The gap between the old Japan and the new is never so wide as when it tears open a young girl�s
It's 1952 Japan, seven years since the war was lost to the Americans, seven years since Miyoko
lost her father and the home of her birth. Now she must earn a living caring for the children of
an American family at the nearby air base.
When tragedy strikes, sixteen-year-old Miyoko is ordered to obey her family's wishes or disgrace
the memory of her father and bring hardship upon her family. Tradition says she must obey, but
her secret heart whispers that the new laws can free her.
As the earth trembles and splits beneath her, Miyoko must jump forward�or back.
THE EARTHQUAKE DOLL
|Publisher:||Story Spring Publishing|
|Sold by:||Barnes & Noble|
|File size:||458 KB|
About the Author
Most Helpful Customer Reviews
Great up and coming writer. Nice to see that others appreciate her as well. Keep the books coming
I started the book with the thought I would read it an hour or two each day. I ended up staying up until 2:00 in the morning to finish the book. I do not binge read often, as I rarely find a book that I am so engrossed in that I can't put it down. This book is that good. I loved the characters and insight into the culture.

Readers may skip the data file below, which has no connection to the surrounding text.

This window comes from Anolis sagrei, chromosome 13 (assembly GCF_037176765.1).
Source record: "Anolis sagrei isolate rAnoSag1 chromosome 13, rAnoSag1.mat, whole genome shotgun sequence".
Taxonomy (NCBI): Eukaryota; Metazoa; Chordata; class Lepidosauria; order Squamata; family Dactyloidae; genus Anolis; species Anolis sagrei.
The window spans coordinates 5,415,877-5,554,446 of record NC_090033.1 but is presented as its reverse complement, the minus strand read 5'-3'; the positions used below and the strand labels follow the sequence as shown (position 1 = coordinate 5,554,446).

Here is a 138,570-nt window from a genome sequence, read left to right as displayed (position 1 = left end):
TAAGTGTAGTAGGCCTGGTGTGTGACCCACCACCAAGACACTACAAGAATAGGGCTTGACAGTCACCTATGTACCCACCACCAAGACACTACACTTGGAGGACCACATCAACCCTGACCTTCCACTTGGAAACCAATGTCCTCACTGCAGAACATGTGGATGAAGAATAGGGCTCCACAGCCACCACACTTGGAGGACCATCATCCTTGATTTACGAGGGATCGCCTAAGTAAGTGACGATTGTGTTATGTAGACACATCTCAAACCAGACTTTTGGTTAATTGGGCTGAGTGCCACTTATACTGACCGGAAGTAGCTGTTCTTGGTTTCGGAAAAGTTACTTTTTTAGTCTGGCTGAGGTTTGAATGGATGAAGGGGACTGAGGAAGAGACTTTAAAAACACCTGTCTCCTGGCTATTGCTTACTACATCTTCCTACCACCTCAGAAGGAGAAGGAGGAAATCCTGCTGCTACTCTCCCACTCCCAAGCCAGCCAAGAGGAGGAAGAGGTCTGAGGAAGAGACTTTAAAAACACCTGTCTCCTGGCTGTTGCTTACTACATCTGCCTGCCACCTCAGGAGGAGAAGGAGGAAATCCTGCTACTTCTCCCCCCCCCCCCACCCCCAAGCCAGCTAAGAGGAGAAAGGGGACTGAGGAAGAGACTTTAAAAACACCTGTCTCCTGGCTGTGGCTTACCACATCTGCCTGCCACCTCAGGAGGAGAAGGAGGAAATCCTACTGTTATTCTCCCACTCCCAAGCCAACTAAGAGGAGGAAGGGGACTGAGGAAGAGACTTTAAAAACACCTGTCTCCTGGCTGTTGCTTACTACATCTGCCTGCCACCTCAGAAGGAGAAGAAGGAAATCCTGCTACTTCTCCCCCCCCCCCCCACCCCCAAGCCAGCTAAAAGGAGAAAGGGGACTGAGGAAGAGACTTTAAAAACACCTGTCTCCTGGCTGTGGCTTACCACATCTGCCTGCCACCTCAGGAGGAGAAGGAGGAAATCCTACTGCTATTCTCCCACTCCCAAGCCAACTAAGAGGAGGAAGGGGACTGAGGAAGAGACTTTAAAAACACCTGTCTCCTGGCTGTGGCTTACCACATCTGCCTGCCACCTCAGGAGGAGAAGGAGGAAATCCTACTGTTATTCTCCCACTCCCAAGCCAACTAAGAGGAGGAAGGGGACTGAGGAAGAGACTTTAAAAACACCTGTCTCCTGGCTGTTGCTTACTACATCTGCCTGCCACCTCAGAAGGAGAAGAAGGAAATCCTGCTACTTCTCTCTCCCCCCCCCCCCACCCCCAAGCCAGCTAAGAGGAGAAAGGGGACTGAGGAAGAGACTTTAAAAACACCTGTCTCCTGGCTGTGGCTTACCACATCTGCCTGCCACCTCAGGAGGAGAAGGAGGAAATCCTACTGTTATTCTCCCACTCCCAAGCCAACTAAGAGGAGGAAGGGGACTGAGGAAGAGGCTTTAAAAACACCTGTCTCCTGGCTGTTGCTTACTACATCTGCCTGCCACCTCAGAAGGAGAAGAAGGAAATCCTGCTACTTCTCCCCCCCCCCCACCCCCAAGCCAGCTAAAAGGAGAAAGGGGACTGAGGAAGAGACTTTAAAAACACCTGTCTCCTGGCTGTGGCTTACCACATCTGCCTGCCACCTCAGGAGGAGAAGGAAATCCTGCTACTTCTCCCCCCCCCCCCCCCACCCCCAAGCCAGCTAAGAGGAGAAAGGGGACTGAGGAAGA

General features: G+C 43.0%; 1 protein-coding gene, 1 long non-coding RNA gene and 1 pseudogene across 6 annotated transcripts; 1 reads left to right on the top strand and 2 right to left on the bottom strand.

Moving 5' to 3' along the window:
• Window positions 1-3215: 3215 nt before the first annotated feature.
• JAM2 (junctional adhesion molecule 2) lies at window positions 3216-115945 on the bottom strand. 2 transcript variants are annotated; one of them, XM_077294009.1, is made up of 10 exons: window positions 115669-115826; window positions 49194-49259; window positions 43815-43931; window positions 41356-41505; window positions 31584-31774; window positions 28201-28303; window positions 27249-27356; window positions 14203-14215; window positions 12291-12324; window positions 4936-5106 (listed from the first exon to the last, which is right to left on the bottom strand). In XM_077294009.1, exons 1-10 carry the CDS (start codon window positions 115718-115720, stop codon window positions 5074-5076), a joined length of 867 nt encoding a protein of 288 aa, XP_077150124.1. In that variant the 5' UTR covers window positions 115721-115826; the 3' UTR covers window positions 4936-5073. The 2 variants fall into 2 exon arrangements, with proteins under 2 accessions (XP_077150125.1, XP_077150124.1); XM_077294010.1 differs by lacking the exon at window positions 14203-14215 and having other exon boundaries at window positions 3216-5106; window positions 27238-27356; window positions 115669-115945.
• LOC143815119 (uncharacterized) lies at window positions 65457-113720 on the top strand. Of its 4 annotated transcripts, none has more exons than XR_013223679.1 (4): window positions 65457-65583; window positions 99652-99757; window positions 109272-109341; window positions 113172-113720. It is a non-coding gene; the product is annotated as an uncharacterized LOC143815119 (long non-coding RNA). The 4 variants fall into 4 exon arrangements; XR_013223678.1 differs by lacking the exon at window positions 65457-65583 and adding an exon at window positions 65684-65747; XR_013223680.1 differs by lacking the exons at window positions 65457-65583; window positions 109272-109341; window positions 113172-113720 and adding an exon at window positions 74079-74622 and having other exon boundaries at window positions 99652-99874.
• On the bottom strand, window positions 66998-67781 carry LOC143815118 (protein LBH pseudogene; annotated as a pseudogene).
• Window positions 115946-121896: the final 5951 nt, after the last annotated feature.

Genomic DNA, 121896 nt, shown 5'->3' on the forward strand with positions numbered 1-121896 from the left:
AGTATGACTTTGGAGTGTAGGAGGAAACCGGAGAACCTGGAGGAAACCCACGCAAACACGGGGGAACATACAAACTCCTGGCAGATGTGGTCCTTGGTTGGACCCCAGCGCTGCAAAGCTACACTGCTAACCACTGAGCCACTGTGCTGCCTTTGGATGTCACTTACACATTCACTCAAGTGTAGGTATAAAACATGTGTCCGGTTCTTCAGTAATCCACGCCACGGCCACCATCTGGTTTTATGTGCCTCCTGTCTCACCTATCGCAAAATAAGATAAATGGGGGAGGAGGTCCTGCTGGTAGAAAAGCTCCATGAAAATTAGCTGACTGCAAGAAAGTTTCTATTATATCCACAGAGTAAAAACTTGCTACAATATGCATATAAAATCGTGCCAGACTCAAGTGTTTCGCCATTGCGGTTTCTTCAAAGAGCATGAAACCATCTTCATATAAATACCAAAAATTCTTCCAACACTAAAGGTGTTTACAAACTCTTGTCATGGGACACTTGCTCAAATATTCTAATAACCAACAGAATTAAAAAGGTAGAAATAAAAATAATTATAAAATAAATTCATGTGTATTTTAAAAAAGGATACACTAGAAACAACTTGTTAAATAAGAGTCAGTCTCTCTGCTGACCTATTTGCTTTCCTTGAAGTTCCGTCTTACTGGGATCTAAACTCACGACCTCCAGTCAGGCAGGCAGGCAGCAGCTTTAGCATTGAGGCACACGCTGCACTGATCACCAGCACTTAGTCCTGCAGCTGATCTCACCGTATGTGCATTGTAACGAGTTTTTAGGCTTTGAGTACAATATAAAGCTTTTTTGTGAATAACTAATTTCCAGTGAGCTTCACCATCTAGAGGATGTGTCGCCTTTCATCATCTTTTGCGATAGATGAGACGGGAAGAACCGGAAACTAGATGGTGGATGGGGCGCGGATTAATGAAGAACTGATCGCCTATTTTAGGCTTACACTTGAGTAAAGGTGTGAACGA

The Earthquake Doll by Candace Williams This story is told through Miyoko's eyes as she struggles with profound cultural changes that no doubt swept through Japanese society after World War II. The philosophical and physiological affect on Japanese women struggling between traditional values and the modern freedoms brought in from the west was exemplified through Miyoko's story. The characters were well defined and the situations were believable. It was educational to see Japanese culture through Japanese eyes. We have all heard about how respected honor is to the Japanese people, but I doubt many understand the depths of the word as far as this society is concerned. I know I had to sit back to take it all in. This is a wonderful story and I feel enlightened having read it. The lessons Miyoko learned are as complex as her history and are summed up in these two quotes. “Obedience without choice is not honorable. It is merely survival, without grace or joy.” and “...to survive one must be able to bend without breaking.” The story is how she came to realize these truths. The plot moves at a good pace as Miyoko struggles with her dilemma of how to keep harmony with her family, friends, and most of all her own secret heart. Outstanding job for a debut novel, Ms. Williams. FYI: Ms. Williams has included a glossary of Japanese terms and family relations at the beginning of the book. I was a bit overwhelmed seeing these worrying I wouldn't be able to follow, but the author made it easy, it was a needless concern. My insecurities always jump to the forefront of my brain. I need to work on that. Format/Typo Issues: Nothing at all jumped out at me with editing or formatting. **Originally written for "Books and Pals" book blog. May have received a free review copy.** March 19, 2014